When I thank you for your service I am also thanking you for surviving and coming back home to live.

    • Vaughn C. Hardacker says:

      Very well said, Stephanie. We have to keep in mind that the men and women we send into harm’s way are usually the best we’ve got.


  11. Thank you very much for sharing. It was incredibly moving. I’m proud to know you. Merry Christmas!

  12. Mary Anne Sullivan says:

    When I went to the wall many years ago, I told my ex-husband I’d be looking for the name of 3 boys but especially one I grew up with in my neighborhood. His name was Harold Walker from Auburn, ME. The wall is huge. And I am a sane person. My ex was trying to direct me towards a place where they tell you which panel a name is on. I had tuned out everybody and I walked right up to Harold’s name and put my hand on his name. People were shocked. I know Harold met me and brought me to his name. The dead from that war find a way to speak to you when you visit.

    • Vaughn C. Hardacker says:

      Mary Anne,

      Thank you for your comment. There is a supernatural air about the wall, it is illustrated in Lee Teter’s painting THE WALL.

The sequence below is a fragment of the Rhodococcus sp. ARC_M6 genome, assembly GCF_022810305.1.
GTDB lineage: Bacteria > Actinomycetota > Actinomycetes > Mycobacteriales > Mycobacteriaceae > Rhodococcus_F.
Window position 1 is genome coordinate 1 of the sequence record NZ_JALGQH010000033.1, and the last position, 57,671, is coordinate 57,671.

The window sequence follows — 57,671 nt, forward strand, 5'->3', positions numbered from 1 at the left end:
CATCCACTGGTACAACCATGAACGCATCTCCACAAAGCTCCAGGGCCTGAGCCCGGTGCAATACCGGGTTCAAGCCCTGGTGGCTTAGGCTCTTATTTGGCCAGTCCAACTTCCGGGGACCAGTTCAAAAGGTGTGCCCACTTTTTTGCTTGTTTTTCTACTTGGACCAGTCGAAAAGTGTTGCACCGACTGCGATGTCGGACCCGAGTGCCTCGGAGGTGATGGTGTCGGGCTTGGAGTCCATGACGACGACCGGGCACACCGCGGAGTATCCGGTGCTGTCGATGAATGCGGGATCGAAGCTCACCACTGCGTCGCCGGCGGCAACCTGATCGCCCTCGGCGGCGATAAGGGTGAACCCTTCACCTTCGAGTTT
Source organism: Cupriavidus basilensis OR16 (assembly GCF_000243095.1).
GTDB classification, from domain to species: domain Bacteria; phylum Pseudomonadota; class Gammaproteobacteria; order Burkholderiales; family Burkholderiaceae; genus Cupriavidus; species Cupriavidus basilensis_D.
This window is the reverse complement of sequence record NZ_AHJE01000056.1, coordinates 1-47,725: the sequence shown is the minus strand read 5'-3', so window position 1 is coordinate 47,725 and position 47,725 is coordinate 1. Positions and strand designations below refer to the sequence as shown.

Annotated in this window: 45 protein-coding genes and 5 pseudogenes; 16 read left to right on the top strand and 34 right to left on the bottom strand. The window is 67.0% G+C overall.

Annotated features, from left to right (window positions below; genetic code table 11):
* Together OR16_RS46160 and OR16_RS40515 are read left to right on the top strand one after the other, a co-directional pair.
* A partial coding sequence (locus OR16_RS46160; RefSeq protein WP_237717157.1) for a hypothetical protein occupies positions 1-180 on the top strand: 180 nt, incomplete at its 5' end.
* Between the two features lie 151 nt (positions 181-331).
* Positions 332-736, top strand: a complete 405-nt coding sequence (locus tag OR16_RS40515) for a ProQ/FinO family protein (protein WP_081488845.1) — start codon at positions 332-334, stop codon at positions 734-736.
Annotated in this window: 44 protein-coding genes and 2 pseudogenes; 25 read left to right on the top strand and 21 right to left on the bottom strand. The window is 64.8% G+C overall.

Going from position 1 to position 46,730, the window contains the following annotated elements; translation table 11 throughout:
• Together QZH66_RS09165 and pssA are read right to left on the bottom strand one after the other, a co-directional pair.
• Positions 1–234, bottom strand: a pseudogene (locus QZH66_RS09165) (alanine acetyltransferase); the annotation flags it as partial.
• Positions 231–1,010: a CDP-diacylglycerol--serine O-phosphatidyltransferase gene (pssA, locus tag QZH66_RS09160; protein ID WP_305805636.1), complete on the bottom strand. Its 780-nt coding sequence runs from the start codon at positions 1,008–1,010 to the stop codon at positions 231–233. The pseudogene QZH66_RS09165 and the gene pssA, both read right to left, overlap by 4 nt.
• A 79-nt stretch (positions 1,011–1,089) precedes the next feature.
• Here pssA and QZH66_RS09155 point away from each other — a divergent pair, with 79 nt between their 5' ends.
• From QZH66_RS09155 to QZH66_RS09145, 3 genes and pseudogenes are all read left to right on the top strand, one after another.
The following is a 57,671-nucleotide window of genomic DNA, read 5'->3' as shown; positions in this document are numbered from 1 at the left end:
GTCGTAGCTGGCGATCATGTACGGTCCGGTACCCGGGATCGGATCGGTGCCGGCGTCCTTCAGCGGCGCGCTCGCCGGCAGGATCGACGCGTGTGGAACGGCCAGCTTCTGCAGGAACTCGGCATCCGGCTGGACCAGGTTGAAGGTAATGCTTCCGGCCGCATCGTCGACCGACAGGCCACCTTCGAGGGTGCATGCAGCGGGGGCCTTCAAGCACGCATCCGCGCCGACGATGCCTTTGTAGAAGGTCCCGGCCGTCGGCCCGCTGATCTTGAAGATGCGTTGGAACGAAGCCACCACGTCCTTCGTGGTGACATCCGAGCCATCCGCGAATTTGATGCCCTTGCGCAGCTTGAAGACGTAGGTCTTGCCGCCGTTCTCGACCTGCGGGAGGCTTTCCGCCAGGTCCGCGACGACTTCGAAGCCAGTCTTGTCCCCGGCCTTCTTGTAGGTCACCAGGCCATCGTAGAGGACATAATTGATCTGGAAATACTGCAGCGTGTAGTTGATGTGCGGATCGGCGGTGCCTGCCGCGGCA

13. Brian Thiem says:

    Wonderful, emotional post, Vaughn. I’m happy you found some healing. I’m especially glad that you can now accept people’s expression of thanks for your service as a sincere thanks. I’m grateful that when I returned home from Iraq it was to a nation that had learned its lesson about how not to treat returning warriors. Merry Christmas.

    • Vaughn C. Hardacker says:

      Thanks, Brian. No one knows about the bond that forms between men of arms in a war better than those who have experienced it.


  14. Vaughn, Thanks for the reminder of the sacrifice so many have made for our country. My grandfather, father, myself and son have all served and now my grandson is nearing the age and I just fear he will also have to do his duty. When my son was at the Naval Academy we visited the Wall. It was one of the most emotional moments of my life. To see my son’s reflection in that wall chilled me to the bone.